If you are going to have any form of music at your event, you need to factor in additional inputs and PA system elements to make sure you can handle the specific needs of music for your event. Although relatively simple to implement, some sound systems are more suited for the human voice in a speaking configuration. With a DJ or with Live Music, you need to add additional signal routing and processing as well as potentially more full range speakers.
Parts of an Audio System
All audio systems consist of five basic parts. Even the stereo you have at home has these parts, they may just be combined into a smaller package. Here are the main parts of your event audio system that need to be accounted for:
- Inputs – This consists of your mics, playback devises, musical instruments etc.
- Processing – Once you get you inputs into your system their unique sounds need to be processed to add, take away or balance the audio signal. This consists of Equalizers, compressors and equipment that digitizes the audio signal.
- Signal Routing – This is your mixing console and cable routing for your system. Modern digital consoles now use Dante signal routing over ethernet networks to connect signal routing across long distances. Dante also allows multiple inputs and outputs within a system to be shared over the network so you can run a single ethernet cable to multiple locations, like front of house, monitor, backstage etc., reducing how much cable you need to run around your venue.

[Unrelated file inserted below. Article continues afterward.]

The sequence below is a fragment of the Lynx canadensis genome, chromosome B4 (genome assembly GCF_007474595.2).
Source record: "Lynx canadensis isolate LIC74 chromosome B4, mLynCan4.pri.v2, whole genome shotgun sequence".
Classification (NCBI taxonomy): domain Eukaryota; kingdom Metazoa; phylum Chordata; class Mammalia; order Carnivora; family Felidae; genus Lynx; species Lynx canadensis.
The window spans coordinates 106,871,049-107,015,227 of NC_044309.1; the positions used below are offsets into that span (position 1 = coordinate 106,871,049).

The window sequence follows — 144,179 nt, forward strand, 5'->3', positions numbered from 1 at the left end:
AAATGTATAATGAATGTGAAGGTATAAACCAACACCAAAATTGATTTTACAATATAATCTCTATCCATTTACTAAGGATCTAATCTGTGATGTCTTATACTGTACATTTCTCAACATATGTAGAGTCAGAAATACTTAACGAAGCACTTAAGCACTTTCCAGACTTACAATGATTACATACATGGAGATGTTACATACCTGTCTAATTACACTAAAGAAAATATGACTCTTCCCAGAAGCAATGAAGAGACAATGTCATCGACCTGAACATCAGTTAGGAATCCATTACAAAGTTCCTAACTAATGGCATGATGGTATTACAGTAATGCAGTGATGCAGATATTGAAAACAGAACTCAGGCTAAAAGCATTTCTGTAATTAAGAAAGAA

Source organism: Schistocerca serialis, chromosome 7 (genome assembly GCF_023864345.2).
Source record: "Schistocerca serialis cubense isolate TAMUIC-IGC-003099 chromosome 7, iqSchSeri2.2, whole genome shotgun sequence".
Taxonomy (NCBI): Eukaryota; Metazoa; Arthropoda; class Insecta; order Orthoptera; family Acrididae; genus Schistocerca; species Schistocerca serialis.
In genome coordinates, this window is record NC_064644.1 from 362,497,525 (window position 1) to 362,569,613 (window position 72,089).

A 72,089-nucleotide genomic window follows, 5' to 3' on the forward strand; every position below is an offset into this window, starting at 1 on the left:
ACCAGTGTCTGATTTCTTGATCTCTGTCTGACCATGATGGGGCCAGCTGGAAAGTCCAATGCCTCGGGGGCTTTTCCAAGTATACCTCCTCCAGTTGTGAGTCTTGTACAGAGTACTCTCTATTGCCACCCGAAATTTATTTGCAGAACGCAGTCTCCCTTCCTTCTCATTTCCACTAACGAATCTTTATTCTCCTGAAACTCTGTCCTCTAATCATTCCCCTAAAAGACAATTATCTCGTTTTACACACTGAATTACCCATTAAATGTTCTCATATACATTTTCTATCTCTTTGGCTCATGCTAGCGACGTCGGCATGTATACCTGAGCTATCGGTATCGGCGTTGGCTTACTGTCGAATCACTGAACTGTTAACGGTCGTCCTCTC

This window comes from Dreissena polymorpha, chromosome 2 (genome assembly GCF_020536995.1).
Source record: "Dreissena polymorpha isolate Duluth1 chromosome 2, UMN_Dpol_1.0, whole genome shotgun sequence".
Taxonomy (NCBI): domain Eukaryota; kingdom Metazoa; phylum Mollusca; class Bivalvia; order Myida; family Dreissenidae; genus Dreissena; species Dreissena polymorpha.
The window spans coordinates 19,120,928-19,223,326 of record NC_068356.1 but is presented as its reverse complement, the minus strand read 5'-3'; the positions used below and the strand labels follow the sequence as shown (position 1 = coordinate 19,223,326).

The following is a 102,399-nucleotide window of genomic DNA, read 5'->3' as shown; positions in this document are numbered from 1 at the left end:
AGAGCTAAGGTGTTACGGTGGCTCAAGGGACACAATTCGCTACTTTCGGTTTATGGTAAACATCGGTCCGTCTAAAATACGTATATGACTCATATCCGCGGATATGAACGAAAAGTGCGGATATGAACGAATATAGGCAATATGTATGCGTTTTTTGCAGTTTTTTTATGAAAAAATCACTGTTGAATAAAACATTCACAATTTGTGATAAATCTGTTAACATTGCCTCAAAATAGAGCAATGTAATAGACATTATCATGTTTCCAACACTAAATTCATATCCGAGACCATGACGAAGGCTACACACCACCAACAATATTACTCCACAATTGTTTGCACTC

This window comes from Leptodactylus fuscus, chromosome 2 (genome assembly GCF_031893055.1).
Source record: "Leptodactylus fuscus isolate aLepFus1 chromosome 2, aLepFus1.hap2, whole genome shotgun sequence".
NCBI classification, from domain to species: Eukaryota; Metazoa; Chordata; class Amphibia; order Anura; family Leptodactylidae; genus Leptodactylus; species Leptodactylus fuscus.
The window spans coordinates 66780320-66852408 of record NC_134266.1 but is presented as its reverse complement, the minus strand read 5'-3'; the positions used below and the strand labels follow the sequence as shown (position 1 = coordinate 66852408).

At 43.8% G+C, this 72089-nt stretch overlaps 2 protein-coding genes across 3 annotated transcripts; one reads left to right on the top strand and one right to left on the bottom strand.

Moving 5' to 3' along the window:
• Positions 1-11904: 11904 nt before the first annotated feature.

- Amplification – Amplification adds power to your audio signal. This is critical when you have a speaker standing on stage and want to make it loud enough for everyone to hear throughout the space.
- Outputs – Your outputs are your speakers, monitors for the band, in ear headphones and the audio output to your backstage area. This can consist of simple self-powered speakers, Line Array speaker stacks, subwoofers (subs) or monitor wedges.
Some quick design considerations to keep in mind when evaluating the audio solution for your next event. Only use an audio system as much as you need. There is no use cramming in highly powerful line array cabinet speakers for a small room. In the same vein, make sure you are not trying to use small speakers to fill the large cavern of a convention space. Each of these solutions were specifically designed to match their purpose.
Make sure to keep an eye out for sight lines when you are placing speakers or hanging line arrays in front of your stage. The most ideal position for any speaker is down stage or just in front of the front line of the stage, keeping mics behind the speakers to avoid feedback. That can lead to some challenges when maintaining a clear view form the audience.
Whenever possible, try to hide your subwoofer speakers under your stage. This allows for a more streamlined look for your overall stage design and allows for a grounded bass sound.
Use these tips to help you create better production value for your next event, ensuring audio is of the utmost quality.